“To be honest with you I don’t think the Olympics is likely to be held next year,” said Kentaro Iwata, a professor of infectious diseases at Kobe University.
Japan and the International Olympic Committee (IOC) agreed last month to delay the Tokyo 2020 Games until July 2021, after pressure from athletes and sports federations.
But in recent days, as the coronavirus pandemic continues to spread worldwide, there have been questions about whether even a year-long delay will be sufficient.
“Holding (the) Olympics needs two conditions, one: controlling COVID-19 in Japan and (two) controlling COVID-19 everywhere, because you have to invite the athletes and the audience from all over the world,” Iwata told journalists at a press briefing.
“Japan might be able to control this disease by next summer, I wish we could, but I don’t think that would happen everywhere on Earth, so in this regard I’m very pessimistic about holding the Olympics Games next summer.”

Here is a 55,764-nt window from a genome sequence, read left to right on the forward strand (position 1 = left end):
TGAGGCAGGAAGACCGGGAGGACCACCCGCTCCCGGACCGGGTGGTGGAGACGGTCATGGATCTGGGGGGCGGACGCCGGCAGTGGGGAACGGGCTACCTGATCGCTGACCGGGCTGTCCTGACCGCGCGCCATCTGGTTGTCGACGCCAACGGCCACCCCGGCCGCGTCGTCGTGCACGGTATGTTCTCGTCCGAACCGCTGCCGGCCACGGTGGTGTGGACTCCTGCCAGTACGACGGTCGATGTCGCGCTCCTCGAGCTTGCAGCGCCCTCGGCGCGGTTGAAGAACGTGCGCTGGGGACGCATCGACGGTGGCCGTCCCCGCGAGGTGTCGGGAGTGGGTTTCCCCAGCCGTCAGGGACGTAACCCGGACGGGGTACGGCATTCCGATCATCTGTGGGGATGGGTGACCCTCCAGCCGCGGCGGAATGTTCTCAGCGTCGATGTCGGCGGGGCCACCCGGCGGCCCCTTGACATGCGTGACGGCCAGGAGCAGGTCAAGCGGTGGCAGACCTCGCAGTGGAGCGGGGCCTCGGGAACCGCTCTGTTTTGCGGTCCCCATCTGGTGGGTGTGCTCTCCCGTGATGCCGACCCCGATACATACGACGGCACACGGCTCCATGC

Iwata said he could only see the Games being held next year if they were significantly altered, “such as no audience, or very limited participation”.
Iwata hit the headlines earlier this year for his public criticism of Japan’s handling of the coronavirus-wracked Diamond Princess cruise ship that docked off the country’s coast.
Japanese officials opted to carry out an on-ship quarantine, but more than 700 people on board ended up contracting the virus, and 13 died.
The decision to postpone the Olympics is unprecedented in peacetime, and followed a wave of complaints from athletes facing travel bans and lockdowns.
The postponement is a huge undertaking, but organisers have insisted they are working towards the new opening date despite ongoing uncertainty about when the pandemic will be over.
There is “no Plan B”, Tokyo 2020 spokesman Masa Takaya told reporters at an online briefing on last week.